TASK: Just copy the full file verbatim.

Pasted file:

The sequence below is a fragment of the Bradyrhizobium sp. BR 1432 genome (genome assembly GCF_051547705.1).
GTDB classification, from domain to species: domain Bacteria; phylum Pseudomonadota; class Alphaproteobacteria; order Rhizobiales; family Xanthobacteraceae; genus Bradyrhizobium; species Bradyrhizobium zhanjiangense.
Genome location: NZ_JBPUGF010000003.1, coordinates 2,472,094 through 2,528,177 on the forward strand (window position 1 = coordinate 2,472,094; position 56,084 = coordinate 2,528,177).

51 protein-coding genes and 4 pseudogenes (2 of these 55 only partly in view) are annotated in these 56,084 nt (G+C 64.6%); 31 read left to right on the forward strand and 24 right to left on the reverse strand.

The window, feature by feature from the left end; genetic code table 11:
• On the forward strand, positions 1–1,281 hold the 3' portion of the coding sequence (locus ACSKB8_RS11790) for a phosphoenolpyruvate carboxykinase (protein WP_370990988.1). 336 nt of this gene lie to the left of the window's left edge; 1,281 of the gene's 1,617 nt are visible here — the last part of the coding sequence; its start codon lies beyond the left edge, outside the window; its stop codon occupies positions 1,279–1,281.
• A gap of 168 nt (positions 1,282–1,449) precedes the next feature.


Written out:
The sequence below is a fragment of the Bradyrhizobium sp. BR 1432 genome (genome assembly GCF_051547705.1).
GTDB classification, from domain to species: domain Bacteria; phylum Pseudomonadota; class Alphaproteobacteria; order Rhizobiales; family Xanthobacteraceae; genus Bradyrhizobium; species Bradyrhizobium zhanjiangense.
Genome location: NZ_JBPUGF010000003.1, coordinates 2,472,094 through 2,528,177 on the forward strand (window position 1 = coordinate 2,472,094; position 56,084 = coordinate 2,528,177).

51 protein-coding genes and 4 pseudogenes (2 of these 55 only partly in view) are annotated in these 56,084 nt (G+C 64.6%); 31 read left to right on the forward strand and 24 right to left on the reverse strand.

The window, feature by feature from the left end; genetic code table 11:
• On the forward strand, positions 1–1,281 hold the 3' portion of the coding sequence (locus ACSKB8_RS11790) for a phosphoenolpyruvate carboxykinase (protein WP_370990988.1). 336 nt of this gene lie to the left of the window's left edge; 1,281 of the gene's 1,617 nt are visible here — the last part of the coding sequence; its start codon lies beyond the left edge, outside the window; its stop codon occupies positions 1,279–1,281.
• A gap of 168 nt (positions 1,282–1,449) precedes the next feature.